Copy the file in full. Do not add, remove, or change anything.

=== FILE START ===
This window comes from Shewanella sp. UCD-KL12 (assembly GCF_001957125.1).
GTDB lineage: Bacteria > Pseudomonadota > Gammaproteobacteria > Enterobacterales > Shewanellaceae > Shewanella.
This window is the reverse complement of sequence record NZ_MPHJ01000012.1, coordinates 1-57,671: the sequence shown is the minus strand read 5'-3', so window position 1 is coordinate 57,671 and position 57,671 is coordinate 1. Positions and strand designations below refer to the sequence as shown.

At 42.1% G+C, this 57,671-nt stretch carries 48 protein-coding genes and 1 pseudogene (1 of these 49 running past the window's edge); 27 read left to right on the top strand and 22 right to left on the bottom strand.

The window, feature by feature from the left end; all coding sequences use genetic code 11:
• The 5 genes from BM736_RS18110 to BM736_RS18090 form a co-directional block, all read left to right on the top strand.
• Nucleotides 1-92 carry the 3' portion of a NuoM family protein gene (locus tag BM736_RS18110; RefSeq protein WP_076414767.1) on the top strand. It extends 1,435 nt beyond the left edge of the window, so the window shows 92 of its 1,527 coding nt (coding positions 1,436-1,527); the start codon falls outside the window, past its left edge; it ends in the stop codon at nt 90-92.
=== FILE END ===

This window comes from Shewanella sp. UCD-KL12 (assembly GCF_001957125.1).
GTDB lineage: Bacteria > Pseudomonadota > Gammaproteobacteria > Enterobacterales > Shewanellaceae > Shewanella.
This window is the reverse complement of sequence record NZ_MPHJ01000012.1, coordinates 1-57,671: the sequence shown is the minus strand read 5'-3', so window position 1 is coordinate 57,671 and position 57,671 is coordinate 1. Positions and strand designations below refer to the sequence as shown.

At 42.1% G+C, this 57,671-nt stretch carries 48 protein-coding genes and 1 pseudogene (1 of these 49 running past the window's edge); 27 read left to right on the top strand and 22 right to left on the bottom strand.

The window, feature by feature from the left end; all coding sequences use genetic code 11:
• The 5 genes from BM736_RS18110 to BM736_RS18090 form a co-directional block, all read left to right on the top strand.
• Nucleotides 1-92 carry the 3' portion of a NuoM family protein gene (locus tag BM736_RS18110; RefSeq protein WP_076414767.1) on the top strand. It extends 1,435 nt beyond the left edge of the window, so the window shows 92 of its 1,527 coding nt (coding positions 1,436-1,527); the start codon falls outside the window, past its left edge; it ends in the stop codon at nt 90-92.